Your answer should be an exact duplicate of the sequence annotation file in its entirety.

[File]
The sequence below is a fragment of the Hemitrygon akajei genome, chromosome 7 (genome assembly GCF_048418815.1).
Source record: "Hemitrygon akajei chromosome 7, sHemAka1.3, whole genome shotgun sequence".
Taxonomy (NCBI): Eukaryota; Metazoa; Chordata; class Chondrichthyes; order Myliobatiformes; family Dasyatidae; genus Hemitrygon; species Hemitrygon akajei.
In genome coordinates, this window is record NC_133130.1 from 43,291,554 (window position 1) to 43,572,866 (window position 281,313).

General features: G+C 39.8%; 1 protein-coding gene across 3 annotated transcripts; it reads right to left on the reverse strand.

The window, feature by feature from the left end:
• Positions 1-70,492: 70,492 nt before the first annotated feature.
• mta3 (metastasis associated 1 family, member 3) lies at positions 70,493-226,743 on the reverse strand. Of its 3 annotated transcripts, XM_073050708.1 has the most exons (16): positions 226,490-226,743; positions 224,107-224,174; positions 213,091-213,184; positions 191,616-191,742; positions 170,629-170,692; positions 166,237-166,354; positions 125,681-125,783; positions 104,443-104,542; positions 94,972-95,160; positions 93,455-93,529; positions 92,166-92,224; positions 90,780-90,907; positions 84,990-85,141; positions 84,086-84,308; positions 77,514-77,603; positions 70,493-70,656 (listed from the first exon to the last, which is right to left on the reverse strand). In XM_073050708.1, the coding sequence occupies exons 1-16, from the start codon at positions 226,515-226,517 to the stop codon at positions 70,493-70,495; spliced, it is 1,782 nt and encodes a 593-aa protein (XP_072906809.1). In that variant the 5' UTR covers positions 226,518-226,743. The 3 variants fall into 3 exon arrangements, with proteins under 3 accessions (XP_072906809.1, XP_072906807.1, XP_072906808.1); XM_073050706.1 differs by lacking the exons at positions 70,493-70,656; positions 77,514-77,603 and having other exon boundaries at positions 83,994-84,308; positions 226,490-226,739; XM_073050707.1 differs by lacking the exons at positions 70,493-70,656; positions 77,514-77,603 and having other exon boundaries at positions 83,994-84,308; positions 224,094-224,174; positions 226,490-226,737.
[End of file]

The sequence below is a fragment of the Hemitrygon akajei genome, chromosome 7 (genome assembly GCF_048418815.1).
Source record: "Hemitrygon akajei chromosome 7, sHemAka1.3, whole genome shotgun sequence".
Taxonomy (NCBI): Eukaryota; Metazoa; Chordata; class Chondrichthyes; order Myliobatiformes; family Dasyatidae; genus Hemitrygon; species Hemitrygon akajei.
In genome coordinates, this window is record NC_133130.1 from 43,291,554 (window position 1) to 43,572,866 (window position 281,313).

General features: G+C 39.8%; 1 protein-coding gene across 3 annotated transcripts; it reads right to left on the reverse strand.

The window, feature by feature from the left end:
• Positions 1-70,492: 70,492 nt before the first annotated feature.
• mta3 (metastasis associated 1 family, member 3) lies at positions 70,493-226,743 on the reverse strand. Of its 3 annotated transcripts, XM_073050708.1 has the most exons (16): positions 226,490-226,743; positions 224,107-224,174; positions 213,091-213,184; positions 191,616-191,742; positions 170,629-170,692; positions 166,237-166,354; positions 125,681-125,783; positions 104,443-104,542; positions 94,972-95,160; positions 93,455-93,529; positions 92,166-92,224; positions 90,780-90,907; positions 84,990-85,141; positions 84,086-84,308; positions 77,514-77,603; positions 70,493-70,656 (listed from the first exon to the last, which is right to left on the reverse strand). In XM_073050708.1, the coding sequence occupies exons 1-16, from the start codon at positions 226,515-226,517 to the stop codon at positions 70,493-70,495; spliced, it is 1,782 nt and encodes a 593-aa protein (XP_072906809.1). In that variant the 5' UTR covers positions 226,518-226,743. The 3 variants fall into 3 exon arrangements, with proteins under 3 accessions (XP_072906809.1, XP_072906807.1, XP_072906808.1); XM_073050706.1 differs by lacking the exons at positions 70,493-70,656; positions 77,514-77,603 and having other exon boundaries at positions 83,994-84,308; positions 226,490-226,739; XM_073050707.1 differs by lacking the exons at positions 70,493-70,656; positions 77,514-77,603 and having other exon boundaries at positions 83,994-84,308; positions 224,094-224,174; positions 226,490-226,737.